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Daffodils are a quintessential spring flower, a sign that longer days and warmer weather are on their way! Here are our top ten tips for growing daffodils - from where to plant them, to how to keep them flowering year after year.
There are a huge variety of daffodils, from miniature daffodils such as 'Tete-a-Tete' to the traditional large varieties such as 'Golden King Alfred'. Miniature daffodils are ideal for rockeries, border edging, window boxes and spring containers. Larger varieties are excellent for creating swathes of colour in borders and containers, or they can be naturalised in grass. Try visiting your local gardens in March and April for inspiration on how to grow daffodils in your garden.
Daffodils brighten up your garden in the spring but they can also be very fragrant. Some daffodils such as Poet's Daffodil are heavily scented and even a few stems will quickly fill a room with delicious fragrance. Other good varieties for fragrance include 'Yellow Cheerfulness', 'Avalanche', 'Minnow' and 'White Lion'.
As with most plants, giving your daffodils a good start at planting time will give you the best display. If your soil is compacted break it up with a garden fork and work in plenty of organic matter such as well-rotted manure or compost. Daffodils like a moist but free draining soil. Choose a sunny or semi-shaded spot which receives at least 3 hours of sun per day; daffodils won't flower in heavy shade. If flowering is poor you can top-dress the soil around your daffodils with a slow-release bulb fertiliser each spring. Simply sprinkle the fertiliser around the soil at the base of the leaves.
Plant your daffodil bulbs with the pointed end facing upwards at a depth of about 10cm (4in). Deep planting is important to prevent the bulbs dividing and producing lots of small bulbs which won't flower. Space them about two bulb-widths apart.
Daffodils are well suited to naturalising in areas of lawn or rough grass. When planting in grass, try not to lay out the bulbs too neatly as this spoils the natural effect! Instead try casting the bulbs over the surface of the lawn and plant them where they land, using a bulb planter to remove a core of turf, before placing the bulb inside and covering back over. Take care not to mow these areas of grass until June or July to allow the foliage to die down and build the bulb up for next year.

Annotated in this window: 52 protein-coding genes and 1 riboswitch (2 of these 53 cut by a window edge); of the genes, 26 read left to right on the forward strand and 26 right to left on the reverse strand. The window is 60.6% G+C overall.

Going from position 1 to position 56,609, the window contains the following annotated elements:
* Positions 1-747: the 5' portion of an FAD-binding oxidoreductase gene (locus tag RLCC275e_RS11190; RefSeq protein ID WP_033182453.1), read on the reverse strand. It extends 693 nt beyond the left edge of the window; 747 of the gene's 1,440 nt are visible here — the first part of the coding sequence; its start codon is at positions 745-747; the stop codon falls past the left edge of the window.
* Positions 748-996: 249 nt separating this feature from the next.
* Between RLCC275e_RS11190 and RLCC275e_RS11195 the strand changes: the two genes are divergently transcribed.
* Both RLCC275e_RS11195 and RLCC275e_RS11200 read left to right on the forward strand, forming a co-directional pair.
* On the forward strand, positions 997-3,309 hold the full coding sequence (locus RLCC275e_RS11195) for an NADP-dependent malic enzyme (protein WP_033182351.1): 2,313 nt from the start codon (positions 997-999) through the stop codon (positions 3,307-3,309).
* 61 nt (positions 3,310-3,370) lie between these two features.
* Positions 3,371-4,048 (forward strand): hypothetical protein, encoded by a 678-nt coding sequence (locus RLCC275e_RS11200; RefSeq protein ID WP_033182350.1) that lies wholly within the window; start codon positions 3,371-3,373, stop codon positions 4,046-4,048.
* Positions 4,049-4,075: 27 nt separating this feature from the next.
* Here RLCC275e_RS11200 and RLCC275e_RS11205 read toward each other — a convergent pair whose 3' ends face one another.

All Daffodils can be grown in containers, which is great for bringing colour to your patio in the spring! The same rules apply as for planting in the ground, planting about 10cm (4in) deep. When growing daffodils in pots, they can be placed much closer together than normal, to give a fuller display. Space them about one bulb-width apart. For long term displays it's a good idea to use John Innes No. 2 or 3 compost rather than multi-purpose compost.
If you didn't use your daffodils for cut flowers it's a good idea to dead-head them once the flowers fade. This prevents the plants wasting energy forming seeds; energy which could be used to build up the bulb for next year.
Many gardeners advise to tie up daffodil foliage once flowering is finished to neaten up their appearance. Don't be tempted to do this as it interrupts the plant's process of storing energy for next year's flowers and may result in daffodil blindness (see below).
'Daffodil blindness' is when the leaves appear each spring but the plants do not flower. There are many causes of this including drought conditions just after flowering, when the plant would normally be forming next year's flowers; knotting or removal of foliage just after flowering, allowing seed heads to form, lack of nutrients in the soil, shallow planting and overcrowding. If you have large clumps of daffodils growing blind then it may be a sign they are overcrowded. Try digging them up and re-planting the bulbs at two bulb-widths apart.
Why not try forcing daffodils to enjoy for Christmas? You can even give them away as gifts! Traditionally when growing daffodils indoors, fragrant varieties are used such as the paper-white daffodil, but any small daffodils will work well, such as 'February Gold' or 'Avalanche'. Simply pot them up and place them on a warm sunny windowsill. Stagger plantings from late October to November to have them in bloom for Christmas.
Miniature daffodils such as 'Tete-a-Tete' are ideal for rockeries, border edging, window boxes and spring containers.
Daffodils can be very fragrant as well as colourful. Poet's Daffodil has a delicious fragrance which will quickly fill a room.
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